In a letter to blogger Patrick Frey, Marcy Tiffany, Judge Alex Kozinski's wife, tries to set the record straight regarding her husband's collection of humorous, sometime raunchy digital pictures. Her most important points:
1. The "website" described by the Los Angeles Times is in fact a set of files on a computer in his home. Kozinski and his family use the computer as the server for their home network and as a way of sharing pictures and other files with relatives, friends, and acquaintances.
2. The files on the computer were never meant to be public but were accessed by Cyrus Sanai, a lawyer with a grudge against Kozinski, who shopped the more risqué images around to various news organizations, including the Times.
3. The images on which the Times focused not only are not the sort of material that would be found to be legally obscene; they do not even qualify as pornography, since their intent is to amuse rather than arouse. Furthermore, although the Times described the "sexually explicit material" as "extensive," it represents just "a tiny pecentage" of the files on the computer, which include many other visual jokes as well as personal files such as family photos.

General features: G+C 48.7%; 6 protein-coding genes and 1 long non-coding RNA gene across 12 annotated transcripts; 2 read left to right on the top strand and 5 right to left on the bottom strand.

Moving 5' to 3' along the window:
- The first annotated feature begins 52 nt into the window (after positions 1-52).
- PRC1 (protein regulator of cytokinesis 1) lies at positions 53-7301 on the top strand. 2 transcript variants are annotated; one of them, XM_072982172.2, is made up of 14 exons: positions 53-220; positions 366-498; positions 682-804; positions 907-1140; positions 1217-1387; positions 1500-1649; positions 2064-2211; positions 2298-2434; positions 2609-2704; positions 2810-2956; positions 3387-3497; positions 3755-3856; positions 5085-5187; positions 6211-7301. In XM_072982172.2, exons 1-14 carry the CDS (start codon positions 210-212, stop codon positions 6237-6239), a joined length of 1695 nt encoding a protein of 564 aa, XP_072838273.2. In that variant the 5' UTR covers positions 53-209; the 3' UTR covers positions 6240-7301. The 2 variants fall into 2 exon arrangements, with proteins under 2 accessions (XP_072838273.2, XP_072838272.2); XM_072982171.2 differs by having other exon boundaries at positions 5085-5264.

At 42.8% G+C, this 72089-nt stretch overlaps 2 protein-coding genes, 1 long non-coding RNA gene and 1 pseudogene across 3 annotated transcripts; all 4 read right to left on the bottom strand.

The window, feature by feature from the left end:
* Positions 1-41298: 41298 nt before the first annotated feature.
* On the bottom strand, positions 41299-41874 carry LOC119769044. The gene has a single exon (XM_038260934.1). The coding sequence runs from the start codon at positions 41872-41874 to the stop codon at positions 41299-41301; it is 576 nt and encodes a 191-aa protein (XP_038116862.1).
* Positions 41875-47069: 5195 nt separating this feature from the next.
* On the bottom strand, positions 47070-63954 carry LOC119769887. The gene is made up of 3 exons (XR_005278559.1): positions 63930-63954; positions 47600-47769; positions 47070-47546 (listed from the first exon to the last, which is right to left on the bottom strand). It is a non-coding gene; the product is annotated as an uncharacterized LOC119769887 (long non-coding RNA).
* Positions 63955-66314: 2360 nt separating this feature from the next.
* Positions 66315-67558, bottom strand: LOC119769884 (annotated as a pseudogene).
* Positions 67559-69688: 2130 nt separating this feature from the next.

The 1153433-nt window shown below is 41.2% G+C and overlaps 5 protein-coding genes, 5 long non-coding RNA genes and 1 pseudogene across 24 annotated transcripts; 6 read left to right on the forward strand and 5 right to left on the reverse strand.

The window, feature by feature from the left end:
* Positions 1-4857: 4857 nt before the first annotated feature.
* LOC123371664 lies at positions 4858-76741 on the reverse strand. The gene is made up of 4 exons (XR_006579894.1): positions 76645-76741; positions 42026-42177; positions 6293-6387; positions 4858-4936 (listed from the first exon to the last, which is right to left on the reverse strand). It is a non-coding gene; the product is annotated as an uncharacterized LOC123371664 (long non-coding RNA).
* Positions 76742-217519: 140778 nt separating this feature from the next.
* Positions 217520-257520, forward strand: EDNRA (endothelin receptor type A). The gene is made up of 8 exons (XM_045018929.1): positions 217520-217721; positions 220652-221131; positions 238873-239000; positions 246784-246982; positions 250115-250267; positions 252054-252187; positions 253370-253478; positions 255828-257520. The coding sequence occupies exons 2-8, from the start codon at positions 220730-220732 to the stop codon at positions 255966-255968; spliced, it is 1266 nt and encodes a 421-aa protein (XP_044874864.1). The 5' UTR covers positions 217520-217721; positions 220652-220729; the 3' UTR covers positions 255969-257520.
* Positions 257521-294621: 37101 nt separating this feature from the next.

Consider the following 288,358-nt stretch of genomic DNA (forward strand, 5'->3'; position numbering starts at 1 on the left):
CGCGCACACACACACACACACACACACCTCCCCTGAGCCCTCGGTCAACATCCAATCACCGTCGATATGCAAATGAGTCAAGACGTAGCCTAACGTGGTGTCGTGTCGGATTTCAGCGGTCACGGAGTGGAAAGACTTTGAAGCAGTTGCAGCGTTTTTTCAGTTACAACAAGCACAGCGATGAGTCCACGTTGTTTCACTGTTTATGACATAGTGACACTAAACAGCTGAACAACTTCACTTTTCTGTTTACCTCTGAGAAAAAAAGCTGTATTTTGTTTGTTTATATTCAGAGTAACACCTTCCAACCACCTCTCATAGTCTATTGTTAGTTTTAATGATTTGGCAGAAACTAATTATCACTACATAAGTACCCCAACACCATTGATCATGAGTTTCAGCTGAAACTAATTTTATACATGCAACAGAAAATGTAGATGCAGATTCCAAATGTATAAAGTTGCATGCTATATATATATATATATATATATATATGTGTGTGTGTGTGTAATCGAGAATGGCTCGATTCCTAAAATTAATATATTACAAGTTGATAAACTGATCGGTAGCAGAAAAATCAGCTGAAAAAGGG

4. The Times and other news outlets misrepresented the nature of the images. Footage the Times described as "video of a half-dressed man cavorting with a sexually aroused farm animal," for example, was actually a widely circulated YouTube video of "a man trying to relieve himself in a field when he is attacked by a donkey he fights off with one hand while trying to hold up his pants with the other." The San Francisco Chronicle, perhaps taking its cue from the Times, called this an example of "bestiality."
In light of these details, the attacks on Kozinski, whether on his ability to preside over an obscenity trial or on his fitness as a judge, are even more outrageous. Stanford law professor Larry Lessig's take on this, which likens Sanai to a burglar rummaging through Kozinski's home, looking for potentially embarrassing reading material, seems apt.